In some PAIS, the concepts of roles and groups are relatively synonymous. Roles serve as an abstract grouping mechanism (i.e. not just for resources with similar characteristics or authority, but also for identification of organisational units (e.g. teams, departments etc.)) and provide a means of distributing work across a number of resources simultaneously. One difficulty that arises with this use of roles occurs where the intention is to offer a work item to several resources with the expectation that they will all work on it.
Staffware provides support for group-based work distribution. It operates in much the same way as Role-based Distribution with groups being identified within the workflow system consisting of several resources. Individual resources may belong to more than one group (unlike the situation with roles) and a task within the process model can be specified as requiring routing to a specific group at runtime. However the operation of group-based distribution differs from Role-based Distribution at run-time with a work item that is allocated to a group being visible to all of the resources in the group and not specifically (and privately) assigned to one of them during the allocation process. Group-based distribution is non-deterministic with respect to resources and the work item is ultimately allocated to the first resource in the group that commences work on it. From this point, none of the other resources in the group can execute it although it remains in the work queue of all the resources until it has been complete. As indiciated above, Oracle BPEL does not differentiate between roles and groups, however only one of the users corresponding to a given role can actually undertake a work item where it is subject to role-based distribution. None of the other offerings examined provide support for this approach to work distribution.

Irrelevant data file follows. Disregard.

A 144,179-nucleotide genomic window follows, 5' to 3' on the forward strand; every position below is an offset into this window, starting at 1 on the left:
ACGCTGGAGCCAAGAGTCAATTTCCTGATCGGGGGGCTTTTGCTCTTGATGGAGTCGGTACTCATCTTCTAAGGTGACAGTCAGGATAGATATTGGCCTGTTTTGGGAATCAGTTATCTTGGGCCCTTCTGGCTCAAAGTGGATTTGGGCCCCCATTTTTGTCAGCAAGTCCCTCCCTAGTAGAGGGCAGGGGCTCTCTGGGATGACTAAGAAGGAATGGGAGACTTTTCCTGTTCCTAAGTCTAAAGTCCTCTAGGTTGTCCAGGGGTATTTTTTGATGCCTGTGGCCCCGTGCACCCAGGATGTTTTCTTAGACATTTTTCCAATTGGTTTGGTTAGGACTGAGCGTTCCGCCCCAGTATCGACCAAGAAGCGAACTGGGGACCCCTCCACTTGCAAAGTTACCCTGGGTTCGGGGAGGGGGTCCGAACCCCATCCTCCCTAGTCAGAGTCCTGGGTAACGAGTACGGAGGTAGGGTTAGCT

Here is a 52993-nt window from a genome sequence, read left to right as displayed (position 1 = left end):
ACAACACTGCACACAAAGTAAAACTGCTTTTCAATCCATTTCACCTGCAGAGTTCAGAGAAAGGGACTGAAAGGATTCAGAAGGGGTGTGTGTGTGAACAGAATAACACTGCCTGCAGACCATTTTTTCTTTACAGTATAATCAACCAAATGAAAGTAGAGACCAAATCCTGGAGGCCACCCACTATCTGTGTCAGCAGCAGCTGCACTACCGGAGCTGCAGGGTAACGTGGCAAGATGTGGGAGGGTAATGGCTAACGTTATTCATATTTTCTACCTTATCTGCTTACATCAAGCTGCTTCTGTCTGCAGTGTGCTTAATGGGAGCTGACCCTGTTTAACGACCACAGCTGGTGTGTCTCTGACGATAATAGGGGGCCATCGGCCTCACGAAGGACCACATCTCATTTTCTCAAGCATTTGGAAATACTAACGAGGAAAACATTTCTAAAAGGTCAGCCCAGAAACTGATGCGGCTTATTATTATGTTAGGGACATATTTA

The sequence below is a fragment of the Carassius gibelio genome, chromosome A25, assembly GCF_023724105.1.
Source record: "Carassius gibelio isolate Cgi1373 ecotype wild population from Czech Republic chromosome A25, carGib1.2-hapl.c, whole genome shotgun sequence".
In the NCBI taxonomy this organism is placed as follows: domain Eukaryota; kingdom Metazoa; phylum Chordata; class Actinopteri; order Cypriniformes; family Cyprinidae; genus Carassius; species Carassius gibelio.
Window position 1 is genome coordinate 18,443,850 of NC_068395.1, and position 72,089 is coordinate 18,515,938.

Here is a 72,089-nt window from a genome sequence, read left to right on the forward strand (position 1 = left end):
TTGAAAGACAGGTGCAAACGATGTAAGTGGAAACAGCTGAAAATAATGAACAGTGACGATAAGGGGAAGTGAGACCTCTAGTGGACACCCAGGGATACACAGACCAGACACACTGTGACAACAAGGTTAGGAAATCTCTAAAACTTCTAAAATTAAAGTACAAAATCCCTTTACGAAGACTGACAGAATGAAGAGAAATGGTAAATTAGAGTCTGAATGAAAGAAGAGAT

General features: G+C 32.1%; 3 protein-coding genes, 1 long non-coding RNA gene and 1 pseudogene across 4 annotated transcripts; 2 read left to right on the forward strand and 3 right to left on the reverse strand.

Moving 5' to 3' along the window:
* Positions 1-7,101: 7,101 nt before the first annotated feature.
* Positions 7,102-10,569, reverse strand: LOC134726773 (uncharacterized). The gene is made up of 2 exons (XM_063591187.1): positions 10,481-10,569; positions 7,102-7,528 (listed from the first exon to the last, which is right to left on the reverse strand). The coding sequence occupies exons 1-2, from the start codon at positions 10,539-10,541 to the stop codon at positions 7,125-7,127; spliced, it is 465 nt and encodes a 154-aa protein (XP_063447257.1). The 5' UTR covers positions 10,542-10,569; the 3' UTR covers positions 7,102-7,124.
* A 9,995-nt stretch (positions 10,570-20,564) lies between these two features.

An offering achieves full support if it satisfies the description for the pattern.
To achieve a + rating (direct support) or a +/- rating (partial support) the product should satisfy the corresponding evaluation criterion of the pattern. Otherwise a - rating (no support) is assigned.
|Websphere MQ Workflow||3.4||+||Directly supported|
|FLOWer||3.0||+||Organisational hierarchy is modelled in terms of roles|
|BPMN||1.0||+||Through the notion of Pool, as it can also be used to denote a more general business role. The notion of Lane could be used as for this purpose as well|
|UML||2.0||+||Directly supported via classifiers on partitions.|
|Oracle BPEL||10.1.2||+||Oracle BPEL PM supports this pattern directly. The organizational structure, including the roles assigned to the users, can be specified in the jazn-data.xml and user-properties.xml, the content of which is visible for the designer creating a process model. Specifying one of the existing roles as a task assignee would make a work item visible in the worklists of users with the corresponding role. Note that Oracle BPEL PM makes not distinction between groups and roles.|
|jBPM||3.1.4||-||jBPM does not support this pattern currently. jPDL has the primitives groups and members, but currently a work item which is distributed to a group with several members is only stored in the database from where it can not be "pulled out" and executed by anyone.|
|OpenWFE||1.7.3||+||In OpenWFE, when a work item is created, it is offered to a role.|
|Enhydra Shark||2||+||Enhydra Shark supports direct allocation. A Participant in the workflow model can be mapped to a Group User containing a number of users.|
Summary of Evaluation